University of Texas law student Cody Wilson, 25, released a video of a 3D-printed gun named the "Liberator" taking test shots over the weekend. The gun is mostly made of plastic, with the exception of two metal pieces: a metal firing pin and a 6-ounce piece of steel that's required by law under the Undetectable Firearms Act. Of course, the piece of steel that makes the weapon visible to metal detectors, and legal, can certainly be omitted by future hobbyists.
Wilson invited Forbes reporter Andy Greenberg to witness the trial. Greenberg reports that 15 of the gun's 16 pieces were printed by a Stratasys Dimension SST 3D printer -- the metal firing pin is the 16th piece. … Read more
People like to claim that education is in crisis.
But it's surely no more in crisis than humanity itself, as it veers toward an unknown future while leering into screens for its solution.
However, Bartow High School in Florida garlanded itself in a particularly educative spirit this week by expelling a 16-year-old girl for putting a couple of chemicals into an 8-ounce water bottle and watching it go bang.
Thor's hammer + Tesla coil = zzzzap. Before we get into this, let's talk about safety. You probably shouldn't try this at home. Or at work. Or pretty much anywhere else. We're talking 80,000 volts of electricity. Unless you really know what you're doing, don't try to mess with the elemental forces of nature that were harnessed for this project.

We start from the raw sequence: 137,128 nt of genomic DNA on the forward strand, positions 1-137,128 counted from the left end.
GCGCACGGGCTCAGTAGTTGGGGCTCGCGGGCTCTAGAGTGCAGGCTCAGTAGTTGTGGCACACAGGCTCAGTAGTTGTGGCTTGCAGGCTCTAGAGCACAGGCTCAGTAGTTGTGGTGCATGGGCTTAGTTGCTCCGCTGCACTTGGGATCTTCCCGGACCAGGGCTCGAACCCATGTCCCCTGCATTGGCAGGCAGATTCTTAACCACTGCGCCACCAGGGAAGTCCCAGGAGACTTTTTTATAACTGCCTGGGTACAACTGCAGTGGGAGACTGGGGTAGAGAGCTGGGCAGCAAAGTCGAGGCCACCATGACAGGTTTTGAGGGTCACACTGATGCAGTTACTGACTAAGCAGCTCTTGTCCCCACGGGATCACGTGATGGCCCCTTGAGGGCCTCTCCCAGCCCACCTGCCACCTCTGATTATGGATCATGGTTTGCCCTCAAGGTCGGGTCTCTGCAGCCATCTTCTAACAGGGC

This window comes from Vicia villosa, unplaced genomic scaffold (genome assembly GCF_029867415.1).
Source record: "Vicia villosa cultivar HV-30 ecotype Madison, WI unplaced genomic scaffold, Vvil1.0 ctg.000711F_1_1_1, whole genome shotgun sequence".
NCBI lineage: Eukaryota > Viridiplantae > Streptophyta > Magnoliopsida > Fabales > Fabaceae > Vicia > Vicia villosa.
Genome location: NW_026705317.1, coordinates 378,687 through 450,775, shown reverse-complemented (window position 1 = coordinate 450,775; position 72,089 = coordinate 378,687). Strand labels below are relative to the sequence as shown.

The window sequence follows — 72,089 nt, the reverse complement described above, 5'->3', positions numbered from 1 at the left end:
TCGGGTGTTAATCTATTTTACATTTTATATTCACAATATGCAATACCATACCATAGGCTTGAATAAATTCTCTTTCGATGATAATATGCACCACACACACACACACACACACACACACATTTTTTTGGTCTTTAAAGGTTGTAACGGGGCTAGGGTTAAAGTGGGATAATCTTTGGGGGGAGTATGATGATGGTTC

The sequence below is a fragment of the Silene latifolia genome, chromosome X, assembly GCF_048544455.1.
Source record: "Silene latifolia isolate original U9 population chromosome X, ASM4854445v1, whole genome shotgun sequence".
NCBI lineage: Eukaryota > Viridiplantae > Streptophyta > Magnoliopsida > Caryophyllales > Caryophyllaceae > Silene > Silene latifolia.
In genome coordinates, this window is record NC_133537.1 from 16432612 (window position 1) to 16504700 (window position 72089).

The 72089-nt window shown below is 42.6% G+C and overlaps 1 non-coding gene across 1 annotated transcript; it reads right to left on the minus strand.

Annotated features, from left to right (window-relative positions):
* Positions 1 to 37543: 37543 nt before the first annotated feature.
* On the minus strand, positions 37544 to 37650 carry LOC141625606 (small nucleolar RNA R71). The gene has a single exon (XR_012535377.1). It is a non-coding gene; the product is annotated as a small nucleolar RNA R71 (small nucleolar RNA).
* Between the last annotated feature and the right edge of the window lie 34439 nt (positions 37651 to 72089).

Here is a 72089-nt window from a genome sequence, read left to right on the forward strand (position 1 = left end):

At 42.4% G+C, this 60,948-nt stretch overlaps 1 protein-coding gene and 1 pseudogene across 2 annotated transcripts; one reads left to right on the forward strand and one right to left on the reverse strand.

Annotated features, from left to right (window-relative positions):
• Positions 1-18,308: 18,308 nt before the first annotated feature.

Caleb Kraft from Hackaday and Tesla coil expert Staci Elaan teamed up to bring a comic book legend to life. To make Thor's hammer, Mjolnir, truly summon lightning, they had to provide the lightning in the form of a solid-state Tesla coil embedded into a foam prop. At the push of a button, 80,000 volts of electricity arc from the hammer's top.… Read more
You're not the only one who missed out on dropping $1,500 for Google Glass Explorer Edition. An Australian geek, who goes by the "Evil Dead" name Ash_Williams on Australian PC hardware community forum Overclockers, doesn't have one either. So he made his own.
The hacker's version is called Flass, a combination of "fake" and "glass." It's powered by a Nokia N9 phone. The TV-out feature of the phone feeds the eye display, which is mounted on a set of real glasses using cable ties.
Ash_Williams has gone through four different versions of Flass so far.… Read more
When trying to survive a harrowing near-death situation in a video game, it's likely that looking away from the action -- even just for a moment to check your health -- could mean certain doom. To avoid this gaming conundrum, Reddit user Bfayer created his own real-life video game status bar in the form of a 3-foot transparent tube filled with water and color-changing lights that shift based on his character's health (or mana, etc).
Bfayer calls his device the "Liquid Lifebar," which currently only works with the side-scrolling exploration game Terraria. The demo video shows the creation of the Lifebar and how the water rises, falls, and changes color according to his character's status as he fights monsters. … Read more